Automotive driver face tracking using range imaging cameras (Masterthesis)
25.11.2014, 16:15, room 3999
This thesis describes an image processing framework to perform eye position measurements by face pose estimation in driving experiments. The camera system, which is used in the experiment, is the ASUS Xtion Pro Live. It incorporates a VGA resolution structured light and an SXGA resolution color sensors, which are calibrated by the manufacturer. The eye position is derived from a face model using solely three-dimensional data. This makes the proposed method robust to deviations in environmental conditions such as lighting and shadows and also shows good performance in terms of being able to estimate the face pose in a large range of position and rotation. Another key advantage of the proposed method is that it works without any training data, but can be automatically adjusted to an individual face to enhance the tracking precision. The algorithms, used in the face tracking pipeline, are also evaluated in terms of their their real-time performance and computational demand. The eye position measurements are transformed into the vehicle coordinate system using extrinsic calibration. It is performed based on the known vehicle interior geometry. This feature eliminates the need for additional manual extrinsic calibration, e.g. through measuring the camera position with a measuering arm or through using a checkerboard pattern located at known position.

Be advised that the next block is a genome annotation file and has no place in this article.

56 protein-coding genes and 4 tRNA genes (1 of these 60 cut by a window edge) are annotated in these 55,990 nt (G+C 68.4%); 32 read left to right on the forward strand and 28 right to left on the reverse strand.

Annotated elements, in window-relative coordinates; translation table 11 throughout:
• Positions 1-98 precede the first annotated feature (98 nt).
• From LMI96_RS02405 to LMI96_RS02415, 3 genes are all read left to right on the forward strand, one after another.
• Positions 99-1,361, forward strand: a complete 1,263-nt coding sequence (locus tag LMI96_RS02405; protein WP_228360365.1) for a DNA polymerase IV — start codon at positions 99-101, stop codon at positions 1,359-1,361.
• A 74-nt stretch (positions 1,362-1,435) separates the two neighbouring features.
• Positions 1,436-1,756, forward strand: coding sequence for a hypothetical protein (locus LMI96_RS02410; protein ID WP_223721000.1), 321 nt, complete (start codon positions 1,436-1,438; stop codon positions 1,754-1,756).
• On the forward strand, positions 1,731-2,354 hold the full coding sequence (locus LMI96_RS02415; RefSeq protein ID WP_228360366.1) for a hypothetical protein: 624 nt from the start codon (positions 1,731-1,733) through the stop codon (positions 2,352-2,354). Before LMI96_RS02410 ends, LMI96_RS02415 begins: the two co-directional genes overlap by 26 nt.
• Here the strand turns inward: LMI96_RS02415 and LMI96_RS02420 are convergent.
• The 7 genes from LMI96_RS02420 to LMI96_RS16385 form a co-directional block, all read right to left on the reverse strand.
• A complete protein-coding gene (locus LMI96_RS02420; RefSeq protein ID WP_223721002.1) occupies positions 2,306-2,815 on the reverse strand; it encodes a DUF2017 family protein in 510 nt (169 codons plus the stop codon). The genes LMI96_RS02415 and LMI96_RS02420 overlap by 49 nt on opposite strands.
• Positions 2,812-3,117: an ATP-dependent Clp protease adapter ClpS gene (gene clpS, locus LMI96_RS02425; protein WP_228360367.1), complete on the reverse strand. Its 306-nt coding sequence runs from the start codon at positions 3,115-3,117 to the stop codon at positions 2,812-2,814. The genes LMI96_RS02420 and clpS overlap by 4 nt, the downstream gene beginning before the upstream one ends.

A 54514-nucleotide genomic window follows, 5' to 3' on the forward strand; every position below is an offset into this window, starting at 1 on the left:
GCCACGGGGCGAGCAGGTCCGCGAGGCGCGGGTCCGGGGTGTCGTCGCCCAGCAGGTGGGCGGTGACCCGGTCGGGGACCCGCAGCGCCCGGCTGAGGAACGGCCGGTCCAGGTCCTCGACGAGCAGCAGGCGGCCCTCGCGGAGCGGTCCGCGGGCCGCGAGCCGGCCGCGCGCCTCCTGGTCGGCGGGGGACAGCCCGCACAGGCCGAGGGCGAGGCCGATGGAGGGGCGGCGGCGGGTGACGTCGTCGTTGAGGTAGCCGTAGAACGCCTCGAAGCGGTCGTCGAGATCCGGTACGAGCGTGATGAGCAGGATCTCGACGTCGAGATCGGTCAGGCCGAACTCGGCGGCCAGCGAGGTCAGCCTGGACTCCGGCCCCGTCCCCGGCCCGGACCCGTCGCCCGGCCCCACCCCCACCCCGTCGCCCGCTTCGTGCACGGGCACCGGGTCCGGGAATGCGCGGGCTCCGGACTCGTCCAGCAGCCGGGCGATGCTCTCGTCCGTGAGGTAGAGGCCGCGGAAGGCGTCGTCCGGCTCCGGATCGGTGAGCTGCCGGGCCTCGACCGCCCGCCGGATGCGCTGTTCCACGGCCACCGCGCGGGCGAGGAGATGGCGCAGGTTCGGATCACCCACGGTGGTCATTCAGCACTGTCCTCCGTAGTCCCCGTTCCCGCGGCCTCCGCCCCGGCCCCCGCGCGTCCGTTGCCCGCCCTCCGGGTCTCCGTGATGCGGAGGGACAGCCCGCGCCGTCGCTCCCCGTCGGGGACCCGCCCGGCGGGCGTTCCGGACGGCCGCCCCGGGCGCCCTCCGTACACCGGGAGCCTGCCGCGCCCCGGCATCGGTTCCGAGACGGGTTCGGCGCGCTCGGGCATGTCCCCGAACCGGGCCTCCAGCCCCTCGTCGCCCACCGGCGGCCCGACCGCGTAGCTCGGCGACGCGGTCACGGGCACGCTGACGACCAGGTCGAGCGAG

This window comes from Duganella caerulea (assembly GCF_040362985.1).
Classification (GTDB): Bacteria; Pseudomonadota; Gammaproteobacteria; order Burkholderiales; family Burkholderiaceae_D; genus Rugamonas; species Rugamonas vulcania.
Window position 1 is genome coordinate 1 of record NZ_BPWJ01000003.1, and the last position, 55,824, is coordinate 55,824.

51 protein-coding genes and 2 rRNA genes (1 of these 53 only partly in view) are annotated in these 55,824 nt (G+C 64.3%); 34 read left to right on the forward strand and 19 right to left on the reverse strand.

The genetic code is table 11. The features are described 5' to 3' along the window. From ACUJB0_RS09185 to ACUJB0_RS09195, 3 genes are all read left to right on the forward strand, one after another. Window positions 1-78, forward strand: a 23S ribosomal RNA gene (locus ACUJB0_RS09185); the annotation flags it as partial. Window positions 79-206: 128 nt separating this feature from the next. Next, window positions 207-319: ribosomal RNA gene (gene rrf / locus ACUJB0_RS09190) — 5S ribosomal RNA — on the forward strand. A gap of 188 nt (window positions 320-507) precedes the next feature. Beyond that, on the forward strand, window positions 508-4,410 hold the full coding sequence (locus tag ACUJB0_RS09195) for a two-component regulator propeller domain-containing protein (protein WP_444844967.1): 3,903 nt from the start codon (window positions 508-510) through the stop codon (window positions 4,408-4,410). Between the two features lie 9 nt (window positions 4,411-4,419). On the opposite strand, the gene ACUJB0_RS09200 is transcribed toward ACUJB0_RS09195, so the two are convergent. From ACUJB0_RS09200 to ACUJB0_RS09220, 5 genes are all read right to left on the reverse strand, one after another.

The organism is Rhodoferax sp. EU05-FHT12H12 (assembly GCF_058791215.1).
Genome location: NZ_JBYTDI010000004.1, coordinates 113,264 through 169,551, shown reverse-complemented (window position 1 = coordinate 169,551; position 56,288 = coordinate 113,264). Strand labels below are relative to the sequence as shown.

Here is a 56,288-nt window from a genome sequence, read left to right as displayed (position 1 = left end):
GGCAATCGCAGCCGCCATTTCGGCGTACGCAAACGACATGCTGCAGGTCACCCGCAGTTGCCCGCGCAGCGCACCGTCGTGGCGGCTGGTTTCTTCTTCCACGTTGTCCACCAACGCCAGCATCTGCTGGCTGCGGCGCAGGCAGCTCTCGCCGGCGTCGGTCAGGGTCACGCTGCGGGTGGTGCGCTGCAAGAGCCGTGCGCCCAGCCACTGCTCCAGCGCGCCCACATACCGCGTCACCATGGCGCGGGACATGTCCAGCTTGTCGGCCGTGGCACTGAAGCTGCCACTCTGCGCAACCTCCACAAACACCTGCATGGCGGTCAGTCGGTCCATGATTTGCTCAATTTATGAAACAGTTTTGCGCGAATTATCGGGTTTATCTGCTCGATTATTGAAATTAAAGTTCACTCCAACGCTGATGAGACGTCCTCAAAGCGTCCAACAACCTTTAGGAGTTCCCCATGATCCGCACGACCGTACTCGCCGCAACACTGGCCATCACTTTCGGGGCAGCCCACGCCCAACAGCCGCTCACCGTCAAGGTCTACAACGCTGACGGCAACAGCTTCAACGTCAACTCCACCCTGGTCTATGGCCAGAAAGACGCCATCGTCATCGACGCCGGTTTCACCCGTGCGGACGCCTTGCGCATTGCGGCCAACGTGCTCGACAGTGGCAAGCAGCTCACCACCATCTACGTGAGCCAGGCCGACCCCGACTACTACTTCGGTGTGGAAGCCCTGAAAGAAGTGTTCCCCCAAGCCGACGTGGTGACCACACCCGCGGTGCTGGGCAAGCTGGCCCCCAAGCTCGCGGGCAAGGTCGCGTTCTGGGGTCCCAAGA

The experiment was conducted at BMW Ergonomic and Comfort department in Munich with three different vehicles and ten to fifteen drivers per vehicle. The test route was about twenty two kilometers long and the distance was almost equally distributed between city road, rural road and freeway. The drivers were chosen in a way to get a wide span in the height distribution. The results of the eye measurements are then used to construct the eyellipse: an elliptical model in three dimensions according to the SAE J941; as well as the eye-box: a rectangular parallelepiped, the sides of which are located on the planes perpendicular to the vehicle axes crossing them at the tenth and the ninetieth percentile of the eye position distribution for the corresponding coordinate. The eye-box derived from the measurements is then compared to the eye box derived from the RAMSIS manikin positioning in virtual car model using CAD software.